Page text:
2. Symptoms? 4
3. Treatment? 3
1. Excessive alcohol consumption
-H2 blockers or PPIs
-And sucralfate 2-4 weeks
-And decrease ETOH consumption
1. Portal hypertensive gastropathy
leads to what?
2. Can cause chronic what?
3. Treatment with what to lower pressures?
4. IF this fails?
1. Portal hypertension leads to congestion of gastric vessels.
2. Can cause chronic GI bleeding
3. Treatment with propranolol or nadolol to lower the portal pressures
4. If failure of medical therapy may need a portal decompression procedure
Nonerosive, nonspecific gastritis
1. H. pylori
2. Pernicious anemia
3. Eosinophilic gastritis
1. What kind of bacteria?
2. Lives where in the GI tract?
3. What is its normal function?
4. Pathologically what can it cause?
1. Spiral gram negative rod
2. Lives beneath the gastric mucous layer next to the gastric epithelial cells
3. Secrete urease and enables them to produce ammonia to buffer the acid
4. Causes gastric mucosal inflammation
1. Spread how?
2. Increase risk of what from infection?
3. If untreated it can lead to what?
1. Fecal-oral spread
2. Increases risk of gastric cancer
3. If untreated leads to lifelong infections
Risk factors for H. pylori
1. Correlates inversely with socioeconomic status
2. Contaminated water supply
H. pylori clinical presentation?
1. most are asymptomatic and suffer no complications
2. Others may have an alteration in acid production and increased gastrin
Others may have an alteration in acid production and increased gastrin. Over time this may cause?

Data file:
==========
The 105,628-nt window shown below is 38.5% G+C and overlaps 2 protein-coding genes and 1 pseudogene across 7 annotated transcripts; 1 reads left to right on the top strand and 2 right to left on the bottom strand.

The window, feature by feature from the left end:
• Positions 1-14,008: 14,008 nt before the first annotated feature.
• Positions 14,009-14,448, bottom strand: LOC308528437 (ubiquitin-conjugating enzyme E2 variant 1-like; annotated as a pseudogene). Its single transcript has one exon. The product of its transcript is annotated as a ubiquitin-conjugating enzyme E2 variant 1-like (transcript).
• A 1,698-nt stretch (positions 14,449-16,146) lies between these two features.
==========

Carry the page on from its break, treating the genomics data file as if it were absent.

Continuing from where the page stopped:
Over time may cause cellular changes and lead to duodenal or gastric ulcers, gastric cancer and low grade B cell gastric lymphoma
Testing for H. pylori
2. Urea breath test
3. Stool antigen testing
4. Endoscopic biopsy
1. What kind of serology?
2. Disadvantage of this?
3. Breath test is the test for?
4. Must be off of what for the breath test? 2
5. Stool antigen test is for what?
1. IgG antibody testing
2. Can’t distinguish between active vs. inactive infection
3. Tests for active infection
4. Off abx for 4 weeks, PPIs for 2 weeks
5. Tests for active infection
Sensitivity 94%, Specificity 86%
Treatment for H pylori gastritis
2-3 antibiotics + PPI or bismuth (“Triple or Quadruple Therapy”)
1. What is Pernicious anemia gastritis?
2. What areas of the stomach are most affected? 2
3. Gastric gland and mucosal atrophy causes what?
4. May be associated with what?3
1. Autoimmune gastritis
---Autoantibodies to gastric gland parietal cells and intrisic factor
2. Body and fundus of stomach mostly affected
3. loss of acid production
1. Eosinophilic gastritis is what?
2. What organ is most commonly affected?
3. Symptoms may include what?
4. Associated with a history of what?
6. Treatment? 2
1. Infiltration of eosinophils into GI tissue
2. Stomach is the area most common affected
3. Symptoms may include:
4. Associated with a history of
5. Diagnosis: biopsy
-May need steroids
1. What is peptic ulcer disease?
2. Can be caused by what? 2
3. Size and extends through where?
4. 5x more likely where in the intestine?
5. Gastric ulcers are most common where?
1. Break in the gastric or duodenal mucosa